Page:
Robert Addison (Bob) Ginnaven (1937–2008)

Robert Addison Ginnaven Jr. was a movie and television actor who was also a leading advertising executive in Little Rock (Pulaski County). As an actor, he is best known for roles in the movies Steel Magnolias (1989) and White Lightning (1973), as well as appearing several times on the hit television series Dallas between 1981 and 1987.

Bob Ginnaven was born in Memphis, Tennessee, at one minute after midnight on January 1, 1937, and was officially named the first baby born in Memphis that year. He was the only child of Pauline Madison Boals Ginnaven, who was a medical secretary, and Robert Addison Ginnaven Sr., who worked for the Wonder Bread baking corporation in Memphis.

After graduating from Southside High School in Memphis, Bob attended Memphis State University (which later became the University of Memphis), where he worked toward a degree in English/theatre, which he received in 1960. While at Memphis State, he tried out for a college production at the suggestion of a classmate. After that theatrical experience, he later said he was “hooked for life.”

From Memphis State, Ginnaven moved to New York City for a year, where he studied under famed acting coach Lee Strasberg. He returned to Memphis in 1961 but soon moved to Little Rock. There, he worked at television station KATV-Channel 7, Little Rock’s ABC affiliate, as a local weatherman and talk show host from 1961 to 1966.

Ginnaven left KATV to embark on a career in the advertising industry, which became his lifelong vocation. He was a creative writer for Faulkner & Associates Advertising in 1966 and 1967 before becoming creative director and a principal partner of the Leavitt, Ginnaven and Dietz Agency from 1967 to 1972.

From 1972 through 1992, he was creative director and a principal at the Mangan Rains Ginnaven Holcomb Agency, leaving to become creative director and principal at Ginnaven Patterson Associates from 1992 to 1999. While in the advertising business, along with Arkansas-based ads, Ginnaven created national commercials for Radio Shack and Shell Oil. After he retired from his full-time advertising career, he continued doing consulting work as well as voice-overs.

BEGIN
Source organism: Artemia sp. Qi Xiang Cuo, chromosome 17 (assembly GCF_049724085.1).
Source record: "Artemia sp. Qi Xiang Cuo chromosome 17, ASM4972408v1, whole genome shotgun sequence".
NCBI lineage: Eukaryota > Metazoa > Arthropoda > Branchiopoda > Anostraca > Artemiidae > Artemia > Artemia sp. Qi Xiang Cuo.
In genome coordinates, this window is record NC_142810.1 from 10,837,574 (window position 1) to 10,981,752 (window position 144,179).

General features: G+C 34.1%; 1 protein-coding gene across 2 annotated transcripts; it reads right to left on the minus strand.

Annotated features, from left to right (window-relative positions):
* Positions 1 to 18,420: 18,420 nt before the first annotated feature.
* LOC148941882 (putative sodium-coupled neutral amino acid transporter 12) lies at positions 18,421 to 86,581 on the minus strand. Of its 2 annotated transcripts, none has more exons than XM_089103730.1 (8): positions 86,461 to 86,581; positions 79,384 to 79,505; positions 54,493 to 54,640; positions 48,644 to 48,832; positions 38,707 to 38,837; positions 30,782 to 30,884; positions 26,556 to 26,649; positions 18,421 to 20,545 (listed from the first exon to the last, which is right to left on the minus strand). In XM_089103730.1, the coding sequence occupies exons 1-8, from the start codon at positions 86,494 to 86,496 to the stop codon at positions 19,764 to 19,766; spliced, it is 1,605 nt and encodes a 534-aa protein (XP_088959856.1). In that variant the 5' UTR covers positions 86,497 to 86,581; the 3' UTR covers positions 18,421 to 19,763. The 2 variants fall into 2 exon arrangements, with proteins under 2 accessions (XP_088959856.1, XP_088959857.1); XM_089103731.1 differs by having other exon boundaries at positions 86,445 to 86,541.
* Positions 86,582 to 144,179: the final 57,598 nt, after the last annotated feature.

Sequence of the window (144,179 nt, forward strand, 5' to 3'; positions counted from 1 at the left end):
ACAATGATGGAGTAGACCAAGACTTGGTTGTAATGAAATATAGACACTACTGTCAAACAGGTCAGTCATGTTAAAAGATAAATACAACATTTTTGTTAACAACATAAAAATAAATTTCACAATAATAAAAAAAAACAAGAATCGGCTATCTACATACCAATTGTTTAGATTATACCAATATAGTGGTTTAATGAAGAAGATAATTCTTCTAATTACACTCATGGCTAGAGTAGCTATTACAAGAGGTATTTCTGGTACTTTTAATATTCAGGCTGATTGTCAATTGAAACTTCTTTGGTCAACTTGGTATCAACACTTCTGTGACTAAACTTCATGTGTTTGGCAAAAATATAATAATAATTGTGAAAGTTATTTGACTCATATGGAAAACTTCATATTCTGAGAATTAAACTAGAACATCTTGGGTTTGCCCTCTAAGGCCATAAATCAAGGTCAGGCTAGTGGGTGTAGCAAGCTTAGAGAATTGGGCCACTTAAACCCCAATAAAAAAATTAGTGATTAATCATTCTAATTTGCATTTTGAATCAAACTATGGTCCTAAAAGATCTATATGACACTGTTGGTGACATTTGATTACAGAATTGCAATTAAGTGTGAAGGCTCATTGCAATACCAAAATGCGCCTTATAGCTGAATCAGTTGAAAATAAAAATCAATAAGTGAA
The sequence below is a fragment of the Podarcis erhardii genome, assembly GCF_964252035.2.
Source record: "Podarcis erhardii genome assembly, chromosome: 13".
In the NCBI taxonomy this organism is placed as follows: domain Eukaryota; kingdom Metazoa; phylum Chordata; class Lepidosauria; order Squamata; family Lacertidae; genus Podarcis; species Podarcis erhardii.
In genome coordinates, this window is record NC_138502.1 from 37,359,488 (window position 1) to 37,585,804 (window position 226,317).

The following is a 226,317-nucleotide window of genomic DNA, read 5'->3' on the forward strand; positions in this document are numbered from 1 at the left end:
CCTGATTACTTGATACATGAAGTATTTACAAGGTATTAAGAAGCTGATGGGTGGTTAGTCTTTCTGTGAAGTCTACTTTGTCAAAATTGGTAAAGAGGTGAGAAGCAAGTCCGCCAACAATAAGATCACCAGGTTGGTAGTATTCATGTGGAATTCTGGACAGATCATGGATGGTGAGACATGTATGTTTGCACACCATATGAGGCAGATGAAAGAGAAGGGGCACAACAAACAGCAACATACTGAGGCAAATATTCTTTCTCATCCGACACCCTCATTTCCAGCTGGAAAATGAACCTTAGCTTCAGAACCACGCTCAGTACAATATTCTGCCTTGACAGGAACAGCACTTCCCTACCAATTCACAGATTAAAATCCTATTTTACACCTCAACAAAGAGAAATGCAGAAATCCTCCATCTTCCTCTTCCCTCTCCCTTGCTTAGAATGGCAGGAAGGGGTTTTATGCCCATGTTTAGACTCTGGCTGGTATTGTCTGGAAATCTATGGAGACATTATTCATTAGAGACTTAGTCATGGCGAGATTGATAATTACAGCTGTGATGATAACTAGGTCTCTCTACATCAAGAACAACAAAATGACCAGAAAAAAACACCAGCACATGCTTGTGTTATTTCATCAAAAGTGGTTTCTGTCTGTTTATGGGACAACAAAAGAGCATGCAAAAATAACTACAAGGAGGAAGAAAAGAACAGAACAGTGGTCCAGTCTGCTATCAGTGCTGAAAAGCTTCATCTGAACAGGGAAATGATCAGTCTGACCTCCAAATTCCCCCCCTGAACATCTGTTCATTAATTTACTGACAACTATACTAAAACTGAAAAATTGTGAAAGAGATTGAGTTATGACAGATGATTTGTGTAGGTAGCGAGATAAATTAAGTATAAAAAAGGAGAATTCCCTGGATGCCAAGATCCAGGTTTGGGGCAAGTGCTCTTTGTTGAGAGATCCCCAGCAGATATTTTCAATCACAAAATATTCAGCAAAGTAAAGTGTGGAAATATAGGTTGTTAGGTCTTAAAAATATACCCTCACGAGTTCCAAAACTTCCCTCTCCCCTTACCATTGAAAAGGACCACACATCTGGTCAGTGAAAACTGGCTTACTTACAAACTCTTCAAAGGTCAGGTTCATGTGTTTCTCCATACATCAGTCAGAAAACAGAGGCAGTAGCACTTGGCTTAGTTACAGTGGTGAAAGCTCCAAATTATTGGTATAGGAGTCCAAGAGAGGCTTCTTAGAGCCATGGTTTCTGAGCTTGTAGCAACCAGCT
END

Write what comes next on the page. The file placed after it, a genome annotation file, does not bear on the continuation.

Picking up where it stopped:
He was an active part of the creative team that produced the Farkleberry Follies, a political spoof presented onstage in Little Rock for a limited run. Sponsored by the Arkansas chapter of the Society of Professional Journalists, the popular musical/variety show satirized public figures. For three decades, it ran every other year during the state’s biennial legislative term.

Ginnaven juggled feature film and TV roles along with his advertising career. His movie credits include 1972’s Encounter with the Unknown, 1973’s So Sad about Gloria, and 1977’s The Day It Came to Earth, all three of which were created by Harry Thomason. In 1992, Ginnaven appeared in his final movie, One False Move, a thriller co-written by Billy Bob Thornton.

A sampling of Ginnaven’s films in chronological order includes the following: White Lightning, The Great Lester Boggs, The Trial of Lee Harvey Oswald, Crisis at Central High, The Best Little Whorehouse in Texas, Greater Than Gold, Adam, Time Bomb, Right to Kill?, Under Siege, End of the Line, Three for the Road, Pass the Ammo, Stay Tuned for Murder, and 1989’s hit movie Steel Magnolias with Sally Field, Dolly Parton, and Julia Roberts, in which Ginnaven played Mayor Van Meter.

Between 1981 and 1987, Ginnaven appeared periodically on the hit television series Dallas, taking on various roles. In 1992, he was featured on another television series, Dangerous Curves, as Matthew Carlson.

Ginnaven is often singled out for his memorable scene with Academy Award nominee Ned Beatty in the 1973 film White Lightning. In the role of Harvey, Ginnaven shares the screen with Beatty as Sheriff J. C. Connors. According to Ginnaven’s family, a few years later, Beatty was passing through Arkansas and stopped by the Ginnaven home for a visit on a weekend when the family was having a yard sale. Beatty joined in to help with the sale, to the delight of local customers.

Ginnaven’s professional affiliations included his membership in the American Federation of Television and Radio Artists (AFTRA) as well as the Screen Actors Guild.

He was active in Little Rock institutions and organizations such as the Arkansas Arts Center, Arkansas Repertory Theatre, Little Rock Film Commission, Pulaski County Council on Aging, and the advisory board of the Television and Radio Department at the University of Arkansas at Little Rock (UA Little Rock).

Ginnaven died in Little Rock on February 17, 2008. He was survived by his wife, Jeanne Tyler Ginnaven, as well as three sons and one daughter.

For additional information:
“Actor, Ad Man Bob Ginnaven Dies at 71.” Arkansas Business, February 18, 2008.  (accessed March 3, 2022).

Obituary of Robert “Bob” Addison Ginnaven, Jr. Ruebel Funeral Home. (accessed March 3, 2022).

“Robert Ginnaven.” Internet Movie Database.  (accessed March 3, 2022).

Nancy Hendricks
Garland County Historical Society


No comments on this entry yet.